With growing momentum surrounding the circular economy, end of life has become an important consideration for brands, specifically in the fashion industry, where a large percentage of all textiles are dumped into landfills or burned every year. Given that post-consumer textile recycling is still far off, companies are turning to reuse schemes to keep garments and their constituent materials in circulation for longer. Attitudes regarding reuse are quickly changing as consumers are looking to purchase more secondhand clothing and brands are adapting to appease consumers and improve their overall environmental footprint. It's less a question of whether to get into reuse and more a question of how to go about it, and for brands that want to, there are plenty of options.
Identifying emerging business models in reuse
Figure 1 highlights reuse business models in the incumbent apparel supply chain. While much of the apparel industry still operates within a linear cradle-to-gate value chain, reuse business models are recapturing value and transforming the industry into a more circular value chain.
Specifically, three types of reuse business models have emerged:
- Resale (“re-commerce”) involves the sale of secondhand or preowned apparel online. Resale models have been embodied by thrift and vintage stores for decades but are being modernized into "re-commerce" platforms by companies like thredUP and Poshmark. There are two general approaches to re-commerce: (1) a centralized logistical approach and (2) a peer-to-peer marketplace approach. Resale platforms like thredUP and The RealReal have taken a centralized approach where the logistics and handling are the company's responsibility. Companies like Poshmark and Depop take a peer-to-peer marketplace approach where the physical product exchange occurs between the individual seller and the purchaser.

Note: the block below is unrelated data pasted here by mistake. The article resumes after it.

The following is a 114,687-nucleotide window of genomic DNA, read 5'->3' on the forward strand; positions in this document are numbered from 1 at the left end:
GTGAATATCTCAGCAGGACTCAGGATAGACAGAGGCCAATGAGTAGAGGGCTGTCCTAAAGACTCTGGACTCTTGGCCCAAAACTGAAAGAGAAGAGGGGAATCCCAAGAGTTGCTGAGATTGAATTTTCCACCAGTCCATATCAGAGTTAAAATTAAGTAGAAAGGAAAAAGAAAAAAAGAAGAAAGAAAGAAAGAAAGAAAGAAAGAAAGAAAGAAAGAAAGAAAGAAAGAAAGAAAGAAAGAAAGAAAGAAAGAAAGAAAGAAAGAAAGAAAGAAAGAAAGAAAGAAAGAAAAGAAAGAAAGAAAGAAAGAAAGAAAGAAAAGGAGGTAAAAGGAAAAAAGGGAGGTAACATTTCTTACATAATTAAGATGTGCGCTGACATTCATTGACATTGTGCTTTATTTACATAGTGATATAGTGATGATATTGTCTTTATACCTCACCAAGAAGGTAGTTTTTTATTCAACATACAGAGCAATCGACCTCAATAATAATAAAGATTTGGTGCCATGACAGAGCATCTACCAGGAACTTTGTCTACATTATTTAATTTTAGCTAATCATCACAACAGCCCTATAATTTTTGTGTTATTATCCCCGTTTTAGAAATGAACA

- Refurbishment services are utilized by brands to collect, repair, and resell garments. There are also refurbishment companies focused on providing consumers repairs and refurbishment services in addition to upcycled clothing.
- Renting is a service provided either in-person or online where customers can wear a garment for a specified time and return it. This business model is used primarily for high-value products or infrequently used garments like event gowns or suits. Rent the Runway is one of the few companies pushing apparel rental into more day-to-day apparel but has been limited to a relatively small group of consumers.
Moving forward, there are opportunities for both brand owners and investors to engage, as reuse is poised to grow. Figure 2 lists companies and startups in the apparel reuse market.
Opportunities to engage in reuse
Below, Lux outlines opportunities for engaging in each reuse business model. As all these business models are relatively new for the apparel industry, there is a low barrier for new players to enter the space and have a first-mover advantage.
- Resale opportunities: Investment and acquisition
Resale platforms are projected to grow, with some having opted to go public on the stock market, such as The RealReal and thredUP. With this growth come investment opportunities. For brands looking to get into resale, the acquisition of newer resale platforms may be an opportunity. Already, we have seen companies take an acquisition approach – H&M bought Sellpy, and just recently, Etsy acquired Depop.